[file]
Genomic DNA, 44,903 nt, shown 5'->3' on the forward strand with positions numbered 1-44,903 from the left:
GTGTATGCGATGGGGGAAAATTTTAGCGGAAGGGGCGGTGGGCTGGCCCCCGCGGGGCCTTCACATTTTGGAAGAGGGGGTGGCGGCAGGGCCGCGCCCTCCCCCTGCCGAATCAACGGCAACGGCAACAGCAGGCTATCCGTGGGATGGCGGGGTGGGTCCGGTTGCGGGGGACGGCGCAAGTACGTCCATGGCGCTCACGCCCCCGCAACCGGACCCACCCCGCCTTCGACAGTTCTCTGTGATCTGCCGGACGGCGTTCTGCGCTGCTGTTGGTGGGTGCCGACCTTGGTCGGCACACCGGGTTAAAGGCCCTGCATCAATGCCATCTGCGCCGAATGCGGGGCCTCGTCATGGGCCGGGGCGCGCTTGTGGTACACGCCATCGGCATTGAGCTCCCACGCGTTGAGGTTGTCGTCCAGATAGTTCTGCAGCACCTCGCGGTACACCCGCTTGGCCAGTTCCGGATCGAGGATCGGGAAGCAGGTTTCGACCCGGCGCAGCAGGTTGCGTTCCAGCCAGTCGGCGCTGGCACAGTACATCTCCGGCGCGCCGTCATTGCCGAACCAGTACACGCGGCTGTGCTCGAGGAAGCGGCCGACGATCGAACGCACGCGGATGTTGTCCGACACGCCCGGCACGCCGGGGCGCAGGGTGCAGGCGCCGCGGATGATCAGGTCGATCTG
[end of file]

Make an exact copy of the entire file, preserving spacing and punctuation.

Genomic DNA, 44,903 nt, shown 5'->3' on the forward strand with positions numbered 1-44,903 from the left:
GTGTATGCGATGGGGGAAAATTTTAGCGGAAGGGGCGGTGGGCTGGCCCCCGCGGGGCCTTCACATTTTGGAAGAGGGGGTGGCGGCAGGGCCGCGCCCTCCCCCTGCCGAATCAACGGCAACGGCAACAGCAGGCTATCCGTGGGATGGCGGGGTGGGTCCGGTTGCGGGGGACGGCGCAAGTACGTCCATGGCGCTCACGCCCCCGCAACCGGACCCACCCCGCCTTCGACAGTTCTCTGTGATCTGCCGGACGGCGTTCTGCGCTGCTGTTGGTGGGTGCCGACCTTGGTCGGCACACCGGGTTAAAGGCCCTGCATCAATGCCATCTGCGCCGAATGCGGGGCCTCGTCATGGGCCGGGGCGCGCTTGTGGTACACGCCATCGGCATTGAGCTCCCACGCGTTGAGGTTGTCGTCCAGATAGTTCTGCAGCACCTCGCGGTACACCCGCTTGGCCAGTTCCGGATCGAGGATCGGGAAGCAGGTTTCGACCCGGCGCAGCAGGTTGCGTTCCAGCCAGTCGGCGCTGGCACAGTACATCTCCGGCGCGCCGTCATTGCCGAACCAGTACACGCGGCTGTGCTCGAGGAAGCGGCCGACGATCGAACGCACGCGGATGTTGTCCGACACGCCCGGCACGCCGGGGCGCAGGGTGCAGGCGCCGCGGATGATCAGGTCGATCTG